They will also be docking 30 mins per day from the wages of junior doctors for their lunch break. Just ask any junior doc if they get a lunchbreak. Even if they do, they're not allowed leave the hospital, and they still have to carry their pager. It's a total joke.
Another disadvantage of being a junior doctor in Ireland is that the media, and consequently the public, think you're overpaid and lazy.

The standard of medical care in Ireland is also likely to fall, as the universities adopt GAMSAT and PBL with gusto. It used to be very difficult to get a place at medical school in Ireland. Now, about 1 in 3 of those sitting GAMSAT get offered a place. Call it elitist if you like, but when I'm old and have a complex medical condition, I want someone who works hard and is brainy as hell treating me. To stop these GAMSAT graduates doing too much damage, nurse prescribing is also being introduced, which required the nurse to do about 6 weeks training to convert themselves into a doctor. Good times.

Patients also routinely wait several days in the emergency department corridors on trolleys for treatment, as there are not enough beds.

In the "pro" column, my family and oldest friends are in Ireland. So, I'll probably end up returning someday. But I'm doing postgrad qualifications so I can hopefully get a post in a university, or be based in Ireland whilw working for an aid agency.

The UK: Also not a great life for a junior. Here you will find an imaginary 48 hour working week. In fact, they monitor you to make sure you're not working extra hours, by getting you to fill out an "hours diary". Essentially, you are expected to lie on this form, so your employer can ignore the fact that you work an extra 10-20 hours per week for free.

My biggest peeve about working in the UK, was the famous "4 hour waiting time". This is possibly the greatest con in the history of medical politics. Essentially, what happened was the labour party government got tired of people complaining that they had to wait 12 hours in an emergency department to get treated. So, they announced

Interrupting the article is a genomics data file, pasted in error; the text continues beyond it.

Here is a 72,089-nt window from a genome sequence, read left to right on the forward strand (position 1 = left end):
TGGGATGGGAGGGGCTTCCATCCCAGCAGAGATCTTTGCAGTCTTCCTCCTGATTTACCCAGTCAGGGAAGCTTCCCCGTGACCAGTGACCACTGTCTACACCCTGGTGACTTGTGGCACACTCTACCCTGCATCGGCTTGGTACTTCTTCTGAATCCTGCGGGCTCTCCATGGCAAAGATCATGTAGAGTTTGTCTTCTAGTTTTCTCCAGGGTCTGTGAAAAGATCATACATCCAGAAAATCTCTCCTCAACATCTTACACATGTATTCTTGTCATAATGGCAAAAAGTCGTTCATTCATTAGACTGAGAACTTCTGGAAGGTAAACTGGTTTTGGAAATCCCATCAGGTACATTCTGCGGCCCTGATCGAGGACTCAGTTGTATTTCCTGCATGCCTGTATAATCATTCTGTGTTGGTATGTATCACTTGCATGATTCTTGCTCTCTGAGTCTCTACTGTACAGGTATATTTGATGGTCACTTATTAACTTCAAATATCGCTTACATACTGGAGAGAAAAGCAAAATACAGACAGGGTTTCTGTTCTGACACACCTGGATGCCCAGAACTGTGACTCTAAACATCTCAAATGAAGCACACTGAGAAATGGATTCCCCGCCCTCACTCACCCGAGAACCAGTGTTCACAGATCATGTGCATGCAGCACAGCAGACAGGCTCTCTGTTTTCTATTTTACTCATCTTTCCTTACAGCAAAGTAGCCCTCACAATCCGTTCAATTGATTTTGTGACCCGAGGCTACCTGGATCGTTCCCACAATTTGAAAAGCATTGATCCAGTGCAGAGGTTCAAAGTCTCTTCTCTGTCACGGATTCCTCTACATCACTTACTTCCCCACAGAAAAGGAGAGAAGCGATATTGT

"From this day fortwith, no man, women, child nor beast shall wait more than 4 hours in an emergency department".

WOW, we all thought. That's going to require a hell of a lot of investment into acute services. Right?....Eh, yea,...sure.
Obviously there was minimal extra invgestment. So, what happens is....the patient turns up to a crowded A+E department, and is seen about 3 hours later. So, they have some blood tests taken, which won't be back until 4 hours are long gone. You'd like to get a specialist down to see the patient in A+E, but they won't be able to make it before their 4 hours is up.

The head nurse hassles the junior A+E doc to get this person home or onto a ward. "But I need to get the bloods to see what's going on". Doesn't matter. They cannot be here longer than 4 hours, or the whore-child of Satan shall rise and engulf the hospital in his flames of jizm.
So, you have to send them home and hope to God their bloods/xrays etc don't show anything untoward. Or that the pain doesn't return when the pain killers wear off after they go home. Or you hassle the admitting doctor on the ward to take them, even though you've no clue what's wrong with them.

So, the patient usually ends up getting admitted at 4 hours. Nothing serious wrong with them. But they now have to stay overnight because they've been "admitted".
Every doc who's worked in acute care in the UK will have had a nurse coming in to see them while they're seeing a genuinely unwell patient to remind them that there's someone much less sick outside who needs to be seen NOW as they're going to "breech" the 4 hour target. It's not the nurses' fault. They get it in the neck if these people wait more than 4 hours. Some units improvise, by removing the wheels from the patient's trolley. So, they're no longer "waiting on a trolley" in A+E, they're admitted in a "bed". It's genuinely soul destroying.

What's also soul destroying is the way jobs are allocated to juniors. I still don't fully understand it either. All I know is some amazing doctors are unemployed because of it, and some real muppets are doing well because they can tick the right boxes in their "self assesment portfolio" or whatever it's called. It seems juniors in the UK are rewarded for being good at paperwork, rather than being good at medicine.
Oh, and everyone in the NHS is now a "consultant" of some sort. Everyone is taking on a doctor's role on the cheap, and healthcare is going down the pan.